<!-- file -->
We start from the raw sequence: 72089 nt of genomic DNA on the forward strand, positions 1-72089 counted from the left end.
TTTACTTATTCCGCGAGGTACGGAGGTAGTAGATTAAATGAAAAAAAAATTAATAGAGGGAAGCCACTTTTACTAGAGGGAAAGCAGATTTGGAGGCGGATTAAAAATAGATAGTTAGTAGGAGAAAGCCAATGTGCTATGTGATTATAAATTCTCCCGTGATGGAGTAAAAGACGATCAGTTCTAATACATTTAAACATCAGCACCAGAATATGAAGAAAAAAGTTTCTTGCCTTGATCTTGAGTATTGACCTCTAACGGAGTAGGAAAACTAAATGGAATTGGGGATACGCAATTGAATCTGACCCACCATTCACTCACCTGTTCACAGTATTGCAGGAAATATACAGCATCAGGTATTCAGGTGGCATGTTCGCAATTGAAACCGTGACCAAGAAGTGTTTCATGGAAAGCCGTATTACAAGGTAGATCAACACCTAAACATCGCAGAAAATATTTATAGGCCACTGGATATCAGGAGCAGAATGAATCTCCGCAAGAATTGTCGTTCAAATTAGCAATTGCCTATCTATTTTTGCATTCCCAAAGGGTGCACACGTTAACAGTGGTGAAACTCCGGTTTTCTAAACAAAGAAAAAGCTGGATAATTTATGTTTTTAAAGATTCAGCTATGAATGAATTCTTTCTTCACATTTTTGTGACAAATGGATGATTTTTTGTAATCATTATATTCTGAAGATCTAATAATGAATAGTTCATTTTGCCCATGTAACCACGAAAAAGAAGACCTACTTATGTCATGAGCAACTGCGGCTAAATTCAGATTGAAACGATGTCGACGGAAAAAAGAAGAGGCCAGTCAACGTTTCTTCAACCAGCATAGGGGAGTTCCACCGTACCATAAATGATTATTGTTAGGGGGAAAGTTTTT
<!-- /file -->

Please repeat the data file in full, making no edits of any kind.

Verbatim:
We start from the raw sequence: 72089 nt of genomic DNA on the forward strand, positions 1-72089 counted from the left end.
TTTACTTATTCCGCGAGGTACGGAGGTAGTAGATTAAATGAAAAAAAAATTAATAGAGGGAAGCCACTTTTACTAGAGGGAAAGCAGATTTGGAGGCGGATTAAAAATAGATAGTTAGTAGGAGAAAGCCAATGTGCTATGTGATTATAAATTCTCCCGTGATGGAGTAAAAGACGATCAGTTCTAATACATTTAAACATCAGCACCAGAATATGAAGAAAAAAGTTTCTTGCCTTGATCTTGAGTATTGACCTCTAACGGAGTAGGAAAACTAAATGGAATTGGGGATACGCAATTGAATCTGACCCACCATTCACTCACCTGTTCACAGTATTGCAGGAAATATACAGCATCAGGTATTCAGGTGGCATGTTCGCAATTGAAACCGTGACCAAGAAGTGTTTCATGGAAAGCCGTATTACAAGGTAGATCAACACCTAAACATCGCAGAAAATATTTATAGGCCACTGGATATCAGGAGCAGAATGAATCTCCGCAAGAATTGTCGTTCAAATTAGCAATTGCCTATCTATTTTTGCATTCCCAAAGGGTGCACACGTTAACAGTGGTGAAACTCCGGTTTTCTAAACAAAGAAAAAGCTGGATAATTTATGTTTTTAAAGATTCAGCTATGAATGAATTCTTTCTTCACATTTTTGTGACAAATGGATGATTTTTTGTAATCATTATATTCTGAAGATCTAATAATGAATAGTTCATTTTGCCCATGTAACCACGAAAAAGAAGACCTACTTATGTCATGAGCAACTGCGGCTAAATTCAGATTGAAACGATGTCGACGGAAAAAAGAAGAGGCCAGTCAACGTTTCTTCAACCAGCATAGGGGAGTTCCACCGTACCATAAATGATTATTGTTAGGGGGAAAGTTTTT